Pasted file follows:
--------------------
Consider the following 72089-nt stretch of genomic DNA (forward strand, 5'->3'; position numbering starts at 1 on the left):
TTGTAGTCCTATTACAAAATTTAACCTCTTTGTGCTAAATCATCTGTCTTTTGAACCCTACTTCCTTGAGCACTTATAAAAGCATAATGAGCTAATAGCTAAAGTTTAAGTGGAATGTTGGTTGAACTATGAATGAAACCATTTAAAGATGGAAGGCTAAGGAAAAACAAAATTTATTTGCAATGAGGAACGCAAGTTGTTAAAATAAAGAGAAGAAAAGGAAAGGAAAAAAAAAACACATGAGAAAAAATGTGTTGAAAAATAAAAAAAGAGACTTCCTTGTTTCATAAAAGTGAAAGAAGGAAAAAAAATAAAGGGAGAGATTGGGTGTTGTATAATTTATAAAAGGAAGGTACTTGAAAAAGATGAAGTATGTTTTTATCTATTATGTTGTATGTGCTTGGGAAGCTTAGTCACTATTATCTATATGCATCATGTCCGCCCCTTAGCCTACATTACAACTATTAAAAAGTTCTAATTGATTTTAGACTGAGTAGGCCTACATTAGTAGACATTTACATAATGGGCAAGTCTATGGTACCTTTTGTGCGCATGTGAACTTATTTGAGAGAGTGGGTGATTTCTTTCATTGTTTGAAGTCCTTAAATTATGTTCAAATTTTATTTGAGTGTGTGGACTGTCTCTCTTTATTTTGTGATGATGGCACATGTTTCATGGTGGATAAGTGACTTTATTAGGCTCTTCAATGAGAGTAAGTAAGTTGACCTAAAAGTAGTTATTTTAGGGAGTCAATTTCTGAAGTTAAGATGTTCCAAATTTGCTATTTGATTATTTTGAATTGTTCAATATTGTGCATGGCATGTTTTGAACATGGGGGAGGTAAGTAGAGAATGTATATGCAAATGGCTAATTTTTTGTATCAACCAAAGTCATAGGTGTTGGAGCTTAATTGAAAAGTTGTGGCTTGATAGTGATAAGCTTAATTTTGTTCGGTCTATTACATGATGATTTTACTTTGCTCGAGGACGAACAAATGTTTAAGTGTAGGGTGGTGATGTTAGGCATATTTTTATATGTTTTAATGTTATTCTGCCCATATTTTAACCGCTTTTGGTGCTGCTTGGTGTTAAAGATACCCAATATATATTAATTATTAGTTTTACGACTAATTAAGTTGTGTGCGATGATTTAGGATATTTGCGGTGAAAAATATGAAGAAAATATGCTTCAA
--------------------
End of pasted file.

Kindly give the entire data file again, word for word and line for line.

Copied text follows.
Consider the following 72089-nt stretch of genomic DNA (forward strand, 5'->3'; position numbering starts at 1 on the left):
TTGTAGTCCTATTACAAAATTTAACCTCTTTGTGCTAAATCATCTGTCTTTTGAACCCTACTTCCTTGAGCACTTATAAAAGCATAATGAGCTAATAGCTAAAGTTTAAGTGGAATGTTGGTTGAACTATGAATGAAACCATTTAAAGATGGAAGGCTAAGGAAAAACAAAATTTATTTGCAATGAGGAACGCAAGTTGTTAAAATAAAGAGAAGAAAAGGAAAGGAAAAAAAAAACACATGAGAAAAAATGTGTTGAAAAATAAAAAAAGAGACTTCCTTGTTTCATAAAAGTGAAAGAAGGAAAAAAAATAAAGGGAGAGATTGGGTGTTGTATAATTTATAAAAGGAAGGTACTTGAAAAAGATGAAGTATGTTTTTATCTATTATGTTGTATGTGCTTGGGAAGCTTAGTCACTATTATCTATATGCATCATGTCCGCCCCTTAGCCTACATTACAACTATTAAAAAGTTCTAATTGATTTTAGACTGAGTAGGCCTACATTAGTAGACATTTACATAATGGGCAAGTCTATGGTACCTTTTGTGCGCATGTGAACTTATTTGAGAGAGTGGGTGATTTCTTTCATTGTTTGAAGTCCTTAAATTATGTTCAAATTTTATTTGAGTGTGTGGACTGTCTCTCTTTATTTTGTGATGATGGCACATGTTTCATGGTGGATAAGTGACTTTATTAGGCTCTTCAATGAGAGTAAGTAAGTTGACCTAAAAGTAGTTATTTTAGGGAGTCAATTTCTGAAGTTAAGATGTTCCAAATTTGCTATTTGATTATTTTGAATTGTTCAATATTGTGCATGGCATGTTTTGAACATGGGGGAGGTAAGTAGAGAATGTATATGCAAATGGCTAATTTTTTGTATCAACCAAAGTCATAGGTGTTGGAGCTTAATTGAAAAGTTGTGGCTTGATAGTGATAAGCTTAATTTTGTTCGGTCTATTACATGATGATTTTACTTTGCTCGAGGACGAACAAATGTTTAAGTGTAGGGTGGTGATGTTAGGCATATTTTTATATGTTTTAATGTTATTCTGCCCATATTTTAACCGCTTTTGGTGCTGCTTGGTGTTAAAGATACCCAATATATATTAATTATTAGTTTTACGACTAATTAAGTTGTGTGCGATGATTTAGGATATTTGCGGTGAAAAATATGAAGAAAATATGCTTCAA